}
    return largest;
}

size_t Avrheap::printTo(Print& p) const
{
    size_t len = heapWalk(p, true);
    return len;
}




// --- END OF FILE ---

BulldogLowell

#26
Dec 17, 2015, 06:44 pm Last Edit: Dec 17, 2015, 06:48 pm by BulldogLowell
so the typical C++ program looks something like this:

Code: [Select]
#myIncludes            // include library and other files

void myFunction(myArgs);  // declare your functions in this prototype format

int myVariable;                  // declare /initialize global objects

int main()                         // main

{
  //do something               // arduino calls setup() and loop() here
  //
  return 0;
}

void myFunction(myArgs)  // function definition
{

}


So think of the header file (myLibrary.h) as sort of inserting itself at the top of the C++ file (the 'header') and the implementation file (myLibrary.cpp) tucking in after the main() function... the implementation of the objects defined in the header.

Sort of thing...

EDIT: so, therefore you can declare objects (like classes or functions) in the header, like Rob did.

-dev

Quote from: BulldogLowell
Quote from Thomas499: "I thought you couldn't assign values in .h file? I thought you could only declare them here, then assign them in the initializer?

You can certainly assign a default value to a member object of a class.  The fact that the class definition is is in a header wouldn't affect that.
Not exactly.  The code Thomas499 referenced is a default argument value, not an initial value for member data.  If omitted by the caller, the compiler "secretly" passes that value into the method.  And like he said, you can only declare member data in the class definition.  Its initial value must be set in the implementation:

   Avrheap::Avrheap() : val( MAX_VALUE ) {}

or

   Avrheap::Avrheap()
   {
     val = MAX_VALUE;
   }

or (for class data) the storage definition:

   int Avrheap::classDataName = MAX_VALUE;

There is one exception for const class data:

   static const int MAX_VALUE = 100;

(The static keyword indicates class data instead of instance data.)  This is very close to

   #define MAX_VALUE (100)

...except it doesn't get replaced by the preprocessor.

Cheers,
/dev
Really, I used to be /dev.  :(

Thomas499

#28
Dec 17, 2015, 08:17 pm Last Edit: Dec 17, 2015, 08:27 pm by Thomas499
I'm kind of understanding this, but I still have a lot to learn. I'm going to keep trying, but if someone could help me with this, it would mean a lot because I don't even understand half the stuff in the library.

I want to do this
Code: [Select]
void Avrheap::freeListWalk(bool withDump)
{   unsigned int largestFrag=0;
    unsigned int currentUfRam=0;
    int elements = freeListCount();
    Serial.print(F("\nFreeList: "));
    Serial.print(isFragmented() ? F("fragmented") : F("clean"));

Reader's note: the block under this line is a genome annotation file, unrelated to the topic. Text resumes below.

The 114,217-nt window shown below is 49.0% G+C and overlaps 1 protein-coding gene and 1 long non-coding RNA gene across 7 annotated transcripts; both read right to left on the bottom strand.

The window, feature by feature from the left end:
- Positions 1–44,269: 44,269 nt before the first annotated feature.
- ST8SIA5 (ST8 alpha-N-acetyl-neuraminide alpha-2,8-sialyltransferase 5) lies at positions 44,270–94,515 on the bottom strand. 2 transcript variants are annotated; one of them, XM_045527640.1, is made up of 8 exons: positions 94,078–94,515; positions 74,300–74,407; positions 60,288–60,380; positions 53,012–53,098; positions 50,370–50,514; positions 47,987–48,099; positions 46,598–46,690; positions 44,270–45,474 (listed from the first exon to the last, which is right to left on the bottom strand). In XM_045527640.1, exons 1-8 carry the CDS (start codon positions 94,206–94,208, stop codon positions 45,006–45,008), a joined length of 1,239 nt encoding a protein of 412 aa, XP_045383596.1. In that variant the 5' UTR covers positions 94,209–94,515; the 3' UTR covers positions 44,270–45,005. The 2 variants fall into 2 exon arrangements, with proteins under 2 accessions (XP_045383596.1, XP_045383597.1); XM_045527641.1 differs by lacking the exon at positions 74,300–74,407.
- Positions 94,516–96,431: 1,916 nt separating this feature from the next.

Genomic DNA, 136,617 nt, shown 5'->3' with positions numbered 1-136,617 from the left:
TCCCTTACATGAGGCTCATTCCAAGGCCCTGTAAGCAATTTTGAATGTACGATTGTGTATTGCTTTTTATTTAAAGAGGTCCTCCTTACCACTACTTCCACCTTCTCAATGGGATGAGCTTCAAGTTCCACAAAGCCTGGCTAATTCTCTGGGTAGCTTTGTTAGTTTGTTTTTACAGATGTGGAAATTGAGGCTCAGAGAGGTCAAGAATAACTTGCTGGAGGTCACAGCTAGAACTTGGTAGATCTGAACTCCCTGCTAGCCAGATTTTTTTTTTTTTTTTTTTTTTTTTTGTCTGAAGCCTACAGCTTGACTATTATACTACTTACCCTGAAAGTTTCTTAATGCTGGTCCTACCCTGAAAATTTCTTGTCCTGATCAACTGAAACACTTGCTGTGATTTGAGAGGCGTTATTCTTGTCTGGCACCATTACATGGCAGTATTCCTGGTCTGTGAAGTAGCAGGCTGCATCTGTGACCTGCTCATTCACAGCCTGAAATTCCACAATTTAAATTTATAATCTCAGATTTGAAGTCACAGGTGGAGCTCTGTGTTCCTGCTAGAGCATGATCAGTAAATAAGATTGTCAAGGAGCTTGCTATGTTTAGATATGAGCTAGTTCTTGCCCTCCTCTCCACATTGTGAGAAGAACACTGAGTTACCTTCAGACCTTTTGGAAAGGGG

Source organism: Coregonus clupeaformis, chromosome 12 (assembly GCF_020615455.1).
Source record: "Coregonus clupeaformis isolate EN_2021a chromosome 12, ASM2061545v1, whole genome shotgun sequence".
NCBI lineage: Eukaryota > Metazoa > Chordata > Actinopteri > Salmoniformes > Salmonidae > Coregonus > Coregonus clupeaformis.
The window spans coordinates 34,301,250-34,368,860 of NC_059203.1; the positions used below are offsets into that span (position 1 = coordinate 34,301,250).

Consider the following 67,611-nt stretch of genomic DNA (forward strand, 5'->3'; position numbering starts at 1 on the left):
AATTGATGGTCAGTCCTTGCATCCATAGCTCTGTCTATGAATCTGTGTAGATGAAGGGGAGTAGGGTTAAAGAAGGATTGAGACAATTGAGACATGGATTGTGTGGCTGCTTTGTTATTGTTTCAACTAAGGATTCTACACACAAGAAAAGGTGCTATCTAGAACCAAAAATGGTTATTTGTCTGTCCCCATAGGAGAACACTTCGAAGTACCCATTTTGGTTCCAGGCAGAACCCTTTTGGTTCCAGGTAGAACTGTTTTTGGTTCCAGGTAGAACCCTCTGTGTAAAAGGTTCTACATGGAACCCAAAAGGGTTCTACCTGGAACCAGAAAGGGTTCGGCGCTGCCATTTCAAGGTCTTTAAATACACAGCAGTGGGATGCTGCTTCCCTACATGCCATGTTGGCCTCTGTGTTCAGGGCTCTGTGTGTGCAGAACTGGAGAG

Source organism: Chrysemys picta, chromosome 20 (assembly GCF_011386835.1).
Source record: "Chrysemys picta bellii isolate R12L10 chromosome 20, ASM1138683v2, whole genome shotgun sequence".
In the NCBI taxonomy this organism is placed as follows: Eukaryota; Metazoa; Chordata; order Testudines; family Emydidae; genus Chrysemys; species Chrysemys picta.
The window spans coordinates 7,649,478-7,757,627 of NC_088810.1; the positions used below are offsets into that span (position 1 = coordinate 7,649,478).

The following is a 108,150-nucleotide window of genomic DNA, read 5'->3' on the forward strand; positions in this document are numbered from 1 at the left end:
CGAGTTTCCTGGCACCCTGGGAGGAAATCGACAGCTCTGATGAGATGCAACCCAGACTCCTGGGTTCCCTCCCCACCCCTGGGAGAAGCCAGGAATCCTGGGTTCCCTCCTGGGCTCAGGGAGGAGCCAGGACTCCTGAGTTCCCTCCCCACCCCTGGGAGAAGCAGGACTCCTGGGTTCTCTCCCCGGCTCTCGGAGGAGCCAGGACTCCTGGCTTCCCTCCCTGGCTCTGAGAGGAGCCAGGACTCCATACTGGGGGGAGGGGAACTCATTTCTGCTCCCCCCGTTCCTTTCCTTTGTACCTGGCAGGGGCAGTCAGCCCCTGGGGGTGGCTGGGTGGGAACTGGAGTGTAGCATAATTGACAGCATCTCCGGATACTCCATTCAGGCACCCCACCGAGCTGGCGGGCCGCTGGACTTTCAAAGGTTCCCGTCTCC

Serial.print(F(", count "));
    Serial.print(elements);
    Serial.print(F(", largest "));
    largestFrag=freeListLargest();
    Serial.print(largestFrag);
    Serial.print(F(", total size "));
    currentUfRam=freeListSize(); // total size, will find out unfragmented Ram in next step
    Serial.print(currentUfRam);
    Serial.print(F(", Largest RamSpace is "));
     __heap_start,*__brkval;
    int v;
    currentUfRam=(((int)&v - (__brkval == 0 ? (int)&__heap_start : (int) __brkval))-currentUfRam);
    if (currentUfRam>largestFrag)
    Serial.println(currentUfRam);
    else
    Serial.println(largestFrag);
without printing off all the stuff the library prints. For example, when I use the library I don't want to see this stuff
Quote
02AE: size 58 next 030E
02B0: 0E 03 77 6E 77 7D FE 33 5F D6 74 7B FE F6 BF 1C '..wnw}þ3_Öt{þö¿.'
02C0: 74 DA 32 00 0E 00 FA 02 69 FF 39 57 BD AF E7 DC 'tÚ2...ú.iÿ9W½¯çÜ'
02D0: 2D 77 37 86 0A 00 94 B7 FD 40 AD F2 DF BB 0A 00 '-w7†.."·ý@­òß»..'
02E0: 18 00 00 00 7E 6F AC D8 9E 6F   
I just want to see
Quote
FreeList: fragmented, count 2, largest 68, total size 90, Largest RamSpace is 7402
which tells me really quickly and is easy to look at how many chuncks of fragmented ram are scattered around so I can judge if they are continuously increasing. The total fragmented space, and then the last part tells me the largest whole chunk of freeRam that I can actually use.

-----------Edit-----------
I changed my mind. This would be more ideal
Quote
FreeList: Largest RamSpace is 7402, fragmented 30%, total size 90, count 2, largest 68
That way the first thing I see is the most important thing which is the largest whole block of freeRam you can put something in. Then if that number concerns me i can just glance to the right and see what the heck is actually going on. What percent of memory is fragmented (if low then I know my program is using most of the Ram, and it isn't fragmented... if high I Know I need to see how many separate blocks of fragmented ram I'm dealing with.




BulldogLowell

not to hang crepe, but wouldn't the Observer Effect apply here?

The mere presence of the overhead of the library you are working would affect the results, no?

Go Up